Column: ‘Data crucial tool for healthcare’
Column: ‘Data crucial tool for healthcare’

Gabrielle Speijer, MD

Column Zorghelden, 02/2020

Column: ‘Data crucial tool for healthcare’

Gabriëlle Speijer and Pim Volkert: Effectively using data in healthcare is the shared mission of Gabriëlle Speijer, a radiation oncologist at HagaZiekenhuis, and Pim Volkert, coordinator of the Terminology Center & SNOMED1 NRC at Nictiz. They discussed the challenges and opportunities for the use of medical data and the added value that SNOMED brings to that data.

Gabriëlle, you are a data-driven doctor. What drives you?

“I want to take care of others, that’s why I became a doctor. But today, technology plays an important role. At the moment, we are not using it optimally. Technology is being used as we were used to working when we still carried a pager. That means pumping epistles back and forth to each other. I foresee the consequence: no more overview of the patient’s health situation. And yet it can already be done differently!”

Pim, what challenges do you see when it comes to the proper and safe use of medical data?

“Americans call registration at the source ‘Capturing Clinical Intent at Point of Care’. The challenge is to get that intention of the healthcare provider into the EHR in such a way that the computer and thereby other healthcare providers understand it well or unambiguously. So, no confusion for the general practitioner or nurse about what that medical specialist means in the discharge letter.”

And where do you see bottlenecks as well as opportunities for SNOMED in a doctor’s practice?

“A major bottleneck is the way healthcare providers can keep their records. I hear and see that people have difficulty recording structured and therefore coded reports. A lot of valuable data is hidden in free text fields. SNOMED offers possibilities for layering, so the level of detail with which the healthcare provider wants to express their intentions. And SNOMED can use the context in which the healthcare provider works with a patient. As a result, suppliers can make user interfaces much smarter and easier to use. This will yield much better health information.”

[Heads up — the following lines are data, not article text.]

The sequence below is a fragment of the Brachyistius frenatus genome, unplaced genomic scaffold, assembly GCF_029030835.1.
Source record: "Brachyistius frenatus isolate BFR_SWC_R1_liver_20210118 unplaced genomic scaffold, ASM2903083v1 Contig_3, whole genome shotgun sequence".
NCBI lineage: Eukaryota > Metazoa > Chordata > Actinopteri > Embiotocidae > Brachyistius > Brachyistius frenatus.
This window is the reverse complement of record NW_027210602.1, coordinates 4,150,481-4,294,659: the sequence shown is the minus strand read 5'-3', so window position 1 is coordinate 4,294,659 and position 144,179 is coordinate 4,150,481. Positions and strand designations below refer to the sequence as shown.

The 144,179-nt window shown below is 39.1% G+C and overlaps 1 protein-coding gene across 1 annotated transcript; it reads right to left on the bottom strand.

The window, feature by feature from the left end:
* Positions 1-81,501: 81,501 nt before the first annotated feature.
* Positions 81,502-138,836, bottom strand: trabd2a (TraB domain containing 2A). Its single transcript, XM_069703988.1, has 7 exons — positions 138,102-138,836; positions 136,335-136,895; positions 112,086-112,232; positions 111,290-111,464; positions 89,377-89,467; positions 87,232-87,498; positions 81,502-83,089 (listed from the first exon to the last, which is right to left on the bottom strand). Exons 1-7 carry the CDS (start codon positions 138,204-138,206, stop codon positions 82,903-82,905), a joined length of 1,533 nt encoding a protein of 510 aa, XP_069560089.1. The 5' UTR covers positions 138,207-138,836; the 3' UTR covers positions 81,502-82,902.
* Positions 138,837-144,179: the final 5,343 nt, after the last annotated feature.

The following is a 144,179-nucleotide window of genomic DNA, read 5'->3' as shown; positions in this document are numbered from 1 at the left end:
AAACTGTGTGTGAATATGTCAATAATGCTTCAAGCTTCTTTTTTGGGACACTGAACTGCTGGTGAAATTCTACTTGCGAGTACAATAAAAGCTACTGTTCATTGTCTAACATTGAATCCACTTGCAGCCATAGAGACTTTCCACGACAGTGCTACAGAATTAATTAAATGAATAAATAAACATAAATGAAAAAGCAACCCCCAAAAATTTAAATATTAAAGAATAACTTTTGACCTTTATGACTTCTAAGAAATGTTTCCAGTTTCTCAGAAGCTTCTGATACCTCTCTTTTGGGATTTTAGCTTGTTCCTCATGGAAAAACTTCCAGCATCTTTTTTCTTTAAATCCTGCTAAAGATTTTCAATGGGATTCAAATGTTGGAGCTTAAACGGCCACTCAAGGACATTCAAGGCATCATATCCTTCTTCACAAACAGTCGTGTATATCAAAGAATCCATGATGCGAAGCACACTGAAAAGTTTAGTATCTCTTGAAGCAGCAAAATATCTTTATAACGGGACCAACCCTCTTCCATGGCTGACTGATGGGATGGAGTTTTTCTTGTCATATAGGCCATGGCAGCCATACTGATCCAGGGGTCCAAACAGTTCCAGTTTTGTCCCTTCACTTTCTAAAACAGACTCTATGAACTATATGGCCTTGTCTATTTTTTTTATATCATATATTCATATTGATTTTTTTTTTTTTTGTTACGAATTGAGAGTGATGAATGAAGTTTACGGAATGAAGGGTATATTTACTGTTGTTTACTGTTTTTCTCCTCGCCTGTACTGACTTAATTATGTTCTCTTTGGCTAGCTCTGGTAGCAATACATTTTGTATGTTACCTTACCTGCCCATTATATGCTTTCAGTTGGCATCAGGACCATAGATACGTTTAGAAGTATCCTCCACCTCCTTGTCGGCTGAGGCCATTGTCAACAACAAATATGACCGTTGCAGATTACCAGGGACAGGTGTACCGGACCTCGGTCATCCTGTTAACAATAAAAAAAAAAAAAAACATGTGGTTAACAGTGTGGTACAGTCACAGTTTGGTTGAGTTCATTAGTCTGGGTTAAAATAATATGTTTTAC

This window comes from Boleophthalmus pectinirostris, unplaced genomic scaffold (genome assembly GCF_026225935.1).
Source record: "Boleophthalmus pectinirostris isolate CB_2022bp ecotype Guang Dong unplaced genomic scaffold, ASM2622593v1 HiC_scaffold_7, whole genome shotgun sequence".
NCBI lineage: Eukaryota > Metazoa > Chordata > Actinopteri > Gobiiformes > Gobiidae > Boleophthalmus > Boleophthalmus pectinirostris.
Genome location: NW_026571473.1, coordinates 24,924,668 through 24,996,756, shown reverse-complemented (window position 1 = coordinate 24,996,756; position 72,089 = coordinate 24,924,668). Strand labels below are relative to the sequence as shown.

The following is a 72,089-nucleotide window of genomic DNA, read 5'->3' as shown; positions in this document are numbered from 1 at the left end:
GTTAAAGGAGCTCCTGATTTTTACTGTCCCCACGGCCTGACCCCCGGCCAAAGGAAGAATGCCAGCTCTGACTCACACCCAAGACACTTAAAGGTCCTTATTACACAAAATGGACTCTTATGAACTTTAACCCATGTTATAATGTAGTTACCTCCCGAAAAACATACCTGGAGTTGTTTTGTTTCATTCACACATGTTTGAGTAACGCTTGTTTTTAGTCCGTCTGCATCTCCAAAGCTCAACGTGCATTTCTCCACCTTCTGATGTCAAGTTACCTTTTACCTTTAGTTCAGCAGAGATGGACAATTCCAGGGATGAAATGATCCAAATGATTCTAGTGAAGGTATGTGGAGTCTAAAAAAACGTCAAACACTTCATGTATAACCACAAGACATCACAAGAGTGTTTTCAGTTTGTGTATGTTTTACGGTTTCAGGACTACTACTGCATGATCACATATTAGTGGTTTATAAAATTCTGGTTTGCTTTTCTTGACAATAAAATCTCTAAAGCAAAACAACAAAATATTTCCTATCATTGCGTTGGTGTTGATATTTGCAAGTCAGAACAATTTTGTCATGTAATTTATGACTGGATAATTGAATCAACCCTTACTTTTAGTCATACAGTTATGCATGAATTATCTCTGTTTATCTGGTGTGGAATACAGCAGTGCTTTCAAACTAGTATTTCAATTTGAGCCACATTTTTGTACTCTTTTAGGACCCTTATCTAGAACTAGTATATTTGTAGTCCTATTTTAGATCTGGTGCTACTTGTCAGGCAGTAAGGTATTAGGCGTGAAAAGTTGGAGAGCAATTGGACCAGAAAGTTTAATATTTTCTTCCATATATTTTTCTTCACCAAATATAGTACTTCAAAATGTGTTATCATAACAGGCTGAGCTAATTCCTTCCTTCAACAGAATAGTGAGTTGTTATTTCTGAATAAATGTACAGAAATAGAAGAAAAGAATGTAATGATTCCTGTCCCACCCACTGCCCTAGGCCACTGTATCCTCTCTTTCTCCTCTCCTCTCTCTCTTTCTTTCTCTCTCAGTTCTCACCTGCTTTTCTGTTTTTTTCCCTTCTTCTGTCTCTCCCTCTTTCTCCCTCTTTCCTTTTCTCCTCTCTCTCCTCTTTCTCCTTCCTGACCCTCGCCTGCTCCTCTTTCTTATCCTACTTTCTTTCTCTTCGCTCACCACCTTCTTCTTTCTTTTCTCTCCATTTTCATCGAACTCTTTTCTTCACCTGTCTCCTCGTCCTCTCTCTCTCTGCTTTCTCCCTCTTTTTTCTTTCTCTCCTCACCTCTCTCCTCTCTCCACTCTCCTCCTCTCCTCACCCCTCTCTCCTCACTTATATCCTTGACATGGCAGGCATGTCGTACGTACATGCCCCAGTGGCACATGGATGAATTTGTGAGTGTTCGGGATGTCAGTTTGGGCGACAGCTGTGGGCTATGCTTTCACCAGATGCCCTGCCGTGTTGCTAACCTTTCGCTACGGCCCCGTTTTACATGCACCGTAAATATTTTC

Gabriëlle, how can we accelerate and strengthen the interpretation from the heart of healthcare?

“I envision technology that makes such use of SNOMED that our contribution from our specialty is captured in the correct underlying SNOMED codes. That gives doctors freedom. At the same time, this is also the ultimate challenge: we have to agree on the interpretation with each other. This is also evident in the COVID-19 crisis, where I see many positive things happening, but there is still a lot to be gained in terms of coordination between professionals.”

I am in favor of linking a patient-friendly term to a SNOMED code. Pim, how do you feel about this?
“Record keeping is done in technical jargon, but the doctor explains as comprehensibly as possible to the patient what is going on. Now we link that technical jargon to patient-friendly terms and assign them a code. Patients can then read the conversation with the doctor in understandable words (or in technical jargon) in a portal or personal health environment (PHE).”

We are in the midst of a health crisis. Gabriëlle, how can data support you and your colleagues in this health crisis?

“Better data I would describe as better interpreted, but also immediately more findable, accessible, exchangeable and reusable. Mapping the infection with the coronavirus and its relationships with various other factors could provide us with more insight. Think of the relationship with weather conditions, with other diseases, with behavior, etc. But better data could also help us much more easily in earlier detection of symptoms, screening, and adjusting behavior at the population level.”

Pim, how can SNOMED help in a crisis like this?

“SNOMED is the language of and for healthcare providers. They are now asking for new COVID-19 related terms. Naturally, the medical terminologists at Nictiz immediately got to work and within a day, we added new codes. This results in uniform data that physicians and research institutions use for analysis to prevent further spread.”

Gabriëlle, what would you like to convey to your colleagues about handling data in healthcare?

“Doctors, realize that information technology has become our most important instrument for any form of communication that takes place outside of the examination room. This starts with receiving information and being able to oversee the situation smoothly and seamlessly to make the right decisions. And it continues with being able to further improve healthcare, whether through insight into quality or through the use of applications such as artificial intelligence. Valuable treatment of healthcare information is our core task today, with SNOMED as a foundation.”

About the author

Gabriëlle Speijer is a Radiation Oncologist at the Haga Hospital, founder of the healthcare innovation company CatalyzIT, HIMSS Future50 International HealthIT leader and member of the ICT&health editorial board.